Yesterday’s Flood Response Strategy announcement by Australian Prime Minister Julia Gillard has eroded yet another layer of government support for the solar industry; a seemingly perverse response to a climate-induced event. Supporters of James Lovelock have pointed to the closure by of Australian ports and coal mines by the floods as evidence of Gaia’s involvement. However, the environment may be forced to swallow a bitter pill as cuts to solar programs of $495m were announced, alongside the closing of other key environmental initiatives before they had a chance to produce results.
Floods are an inescapable part of the Australian climate, due to an ‘El Nino'-influenced weather cycle that causes oscillation between flood and drought. But this year's floods were notable, both for their distribution and for their reach. The entire eastern side of the country received wild weather at some point, and late last year the flooding had already affected an area the combined size of France and Germany.
However, when rain activities further intensified, an ‘inland Tsunami' cut through towns on its way to Queensland’s capital city, Brisbane, where its major river inundated 21,000 homes and disrupted countless businesses. Though perhaps not comparable to the devastation caused by other flooding events around the world, three-quarters of Queensland have been declared a disaster zone, and meanwhile residents of Victoria remain on the lookout for the impending rise in river levels.
To fund reconstruction the federal government announced budget cuts and increased taxes so as to reach a promised budget surplus by 2012-13. Unfortunately (and sadly ironically), much of the budget cuts came from environmental programs rather than from cutting subsidies to fossil fuels.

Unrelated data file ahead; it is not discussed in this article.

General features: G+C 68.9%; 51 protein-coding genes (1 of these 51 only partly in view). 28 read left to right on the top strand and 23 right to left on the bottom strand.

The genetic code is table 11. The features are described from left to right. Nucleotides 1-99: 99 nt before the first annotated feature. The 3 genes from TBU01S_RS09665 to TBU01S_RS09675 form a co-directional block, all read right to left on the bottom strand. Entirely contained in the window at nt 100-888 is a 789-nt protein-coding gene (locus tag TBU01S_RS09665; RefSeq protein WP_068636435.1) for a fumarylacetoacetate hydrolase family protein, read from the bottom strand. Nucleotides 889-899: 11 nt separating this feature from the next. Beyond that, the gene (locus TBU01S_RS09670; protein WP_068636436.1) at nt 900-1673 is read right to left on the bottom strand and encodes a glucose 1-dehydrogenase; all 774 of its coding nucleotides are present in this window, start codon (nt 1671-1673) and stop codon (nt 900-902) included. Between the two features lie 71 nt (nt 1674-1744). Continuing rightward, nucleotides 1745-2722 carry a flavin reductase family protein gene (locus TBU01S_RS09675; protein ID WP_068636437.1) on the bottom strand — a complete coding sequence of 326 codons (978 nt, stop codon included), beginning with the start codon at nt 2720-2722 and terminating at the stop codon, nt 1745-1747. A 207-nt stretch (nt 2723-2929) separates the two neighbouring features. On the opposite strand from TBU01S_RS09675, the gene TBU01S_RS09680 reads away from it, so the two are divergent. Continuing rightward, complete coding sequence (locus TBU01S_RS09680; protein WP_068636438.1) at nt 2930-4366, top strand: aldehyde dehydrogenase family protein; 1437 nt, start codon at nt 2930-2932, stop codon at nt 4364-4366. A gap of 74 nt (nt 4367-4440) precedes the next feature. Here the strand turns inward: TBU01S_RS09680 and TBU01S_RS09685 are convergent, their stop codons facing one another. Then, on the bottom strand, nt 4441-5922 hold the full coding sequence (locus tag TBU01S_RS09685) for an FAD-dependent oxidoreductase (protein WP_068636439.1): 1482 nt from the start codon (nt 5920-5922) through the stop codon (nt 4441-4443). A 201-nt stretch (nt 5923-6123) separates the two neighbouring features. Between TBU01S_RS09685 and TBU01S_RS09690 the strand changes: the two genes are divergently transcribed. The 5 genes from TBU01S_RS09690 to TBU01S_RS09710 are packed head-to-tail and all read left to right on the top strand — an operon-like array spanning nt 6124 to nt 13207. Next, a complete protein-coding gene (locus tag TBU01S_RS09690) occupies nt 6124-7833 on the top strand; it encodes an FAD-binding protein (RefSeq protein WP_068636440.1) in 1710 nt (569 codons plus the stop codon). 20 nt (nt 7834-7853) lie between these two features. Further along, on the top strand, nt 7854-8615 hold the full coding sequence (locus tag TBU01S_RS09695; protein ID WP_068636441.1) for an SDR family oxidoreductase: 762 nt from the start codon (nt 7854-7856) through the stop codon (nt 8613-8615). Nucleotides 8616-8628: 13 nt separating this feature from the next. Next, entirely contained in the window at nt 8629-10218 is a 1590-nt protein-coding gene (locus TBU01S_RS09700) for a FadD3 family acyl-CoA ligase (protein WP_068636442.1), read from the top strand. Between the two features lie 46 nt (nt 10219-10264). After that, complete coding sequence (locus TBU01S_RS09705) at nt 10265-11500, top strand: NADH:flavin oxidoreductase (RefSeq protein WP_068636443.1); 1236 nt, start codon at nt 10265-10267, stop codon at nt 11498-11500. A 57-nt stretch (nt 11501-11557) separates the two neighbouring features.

The government may be cutting these ‘complementary measures’ in anticipation of the carbon price it is slowly working towards, but in acting to thwart early-stage industry development measures, it runs the risk of implementing a carbon price without accompanying technologies to achieve cuts in emissions. Meanwhile, emissions abatements are further delayed, with little certainty that a carbon price will be politically achievable in a hung parliament, and also effective if achieved.
Cuts were made to the Solar Flagships (PDF), Solar Homes and Communities Plan, and the Solar Hot Water Rebate (Renewable Energy Bonus Scheme) but, fortunately for the Australian solar industry, the impact on solar jobs and projects will probably not be dire. The removal of funding for these programs does not substantially curtail the vast majority of current installations, though this is not the first time that the Solar Flagships have been affected by funding re-assignment. The floods will have a three-fold impact: direct, indirect, and sovereign – with the indirect economic impact probably the greatest impact in the short term.